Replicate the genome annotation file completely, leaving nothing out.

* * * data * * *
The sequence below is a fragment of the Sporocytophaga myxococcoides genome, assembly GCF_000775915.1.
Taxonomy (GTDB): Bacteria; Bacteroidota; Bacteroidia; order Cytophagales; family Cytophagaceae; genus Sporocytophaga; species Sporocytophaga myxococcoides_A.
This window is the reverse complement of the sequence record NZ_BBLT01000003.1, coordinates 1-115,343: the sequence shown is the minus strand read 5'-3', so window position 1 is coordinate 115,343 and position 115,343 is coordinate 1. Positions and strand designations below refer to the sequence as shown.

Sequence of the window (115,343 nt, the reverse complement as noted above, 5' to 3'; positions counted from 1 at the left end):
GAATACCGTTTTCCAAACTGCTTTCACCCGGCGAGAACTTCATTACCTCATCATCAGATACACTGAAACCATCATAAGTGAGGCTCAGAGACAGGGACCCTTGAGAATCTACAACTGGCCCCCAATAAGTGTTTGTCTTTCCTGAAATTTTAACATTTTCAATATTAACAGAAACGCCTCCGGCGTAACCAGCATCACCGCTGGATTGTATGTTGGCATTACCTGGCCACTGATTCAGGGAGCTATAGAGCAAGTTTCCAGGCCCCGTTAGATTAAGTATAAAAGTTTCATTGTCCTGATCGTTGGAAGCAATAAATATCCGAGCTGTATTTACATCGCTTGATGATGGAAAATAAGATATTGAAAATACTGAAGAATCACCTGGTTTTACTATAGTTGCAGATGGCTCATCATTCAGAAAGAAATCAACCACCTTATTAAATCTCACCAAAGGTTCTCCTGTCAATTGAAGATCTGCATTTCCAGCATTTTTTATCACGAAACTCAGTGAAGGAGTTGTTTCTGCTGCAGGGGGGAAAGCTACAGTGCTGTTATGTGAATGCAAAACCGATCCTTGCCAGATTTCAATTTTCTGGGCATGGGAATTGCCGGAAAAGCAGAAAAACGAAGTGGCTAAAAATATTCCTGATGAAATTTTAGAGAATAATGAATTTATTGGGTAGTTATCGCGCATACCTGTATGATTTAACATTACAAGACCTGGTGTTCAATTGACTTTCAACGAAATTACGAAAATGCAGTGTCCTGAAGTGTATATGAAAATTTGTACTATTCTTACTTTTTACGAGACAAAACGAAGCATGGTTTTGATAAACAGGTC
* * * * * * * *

The sequence below is a fragment of the Sporocytophaga myxococcoides genome, assembly GCF_000775915.1.
Taxonomy (GTDB): Bacteria; Bacteroidota; Bacteroidia; order Cytophagales; family Cytophagaceae; genus Sporocytophaga; species Sporocytophaga myxococcoides_A.
This window is the reverse complement of the sequence record NZ_BBLT01000003.1, coordinates 1-115,343: the sequence shown is the minus strand read 5'-3', so window position 1 is coordinate 115,343 and position 115,343 is coordinate 1. Positions and strand designations below refer to the sequence as shown.

Sequence of the window (115,343 nt, the reverse complement as noted above, 5' to 3'; positions counted from 1 at the left end):
GAATACCGTTTTCCAAACTGCTTTCACCCGGCGAGAACTTCATTACCTCATCATCAGATACACTGAAACCATCATAAGTGAGGCTCAGAGACAGGGACCCTTGAGAATCTACAACTGGCCCCCAATAAGTGTTTGTCTTTCCTGAAATTTTAACATTTTCAATATTAACAGAAACGCCTCCGGCGTAACCAGCATCACCGCTGGATTGTATGTTGGCATTACCTGGCCACTGATTCAGGGAGCTATAGAGCAAGTTTCCAGGCCCCGTTAGATTAAGTATAAAAGTTTCATTGTCCTGATCGTTGGAAGCAATAAATATCCGAGCTGTATTTACATCGCTTGATGATGGAAAATAAGATATTGAAAATACTGAAGAATCACCTGGTTTTACTATAGTTGCAGATGGCTCATCATTCAGAAAGAAATCAACCACCTTATTAAATCTCACCAAAGGTTCTCCTGTCAATTGAAGATCTGCATTTCCAGCATTTTTTATCACGAAACTCAGTGAAGGAGTTGTTTCTGCTGCAGGGGGGAAAGCTACAGTGCTGTTATGTGAATGCAAAACCGATCCTTGCCAGATTTCAATTTTCTGGGCATGGGAATTGCCGGAAAAGCAGAAAAACGAAGTGGCTAAAAATATTCCTGATGAAATTTTAGAGAATAATGAATTTATTGGGTAGTTATCGCGCATACCTGTATGATTTAACATTACAAGACCTGGTGTTCAATTGACTTTCAACGAAATTACGAAAATGCAGTGTCCTGAAGTGTATATGAAAATTTGTACTATTCTTACTTTTTACGAGACAAAACGAAGCATGGTTTTGATAAACAGGTC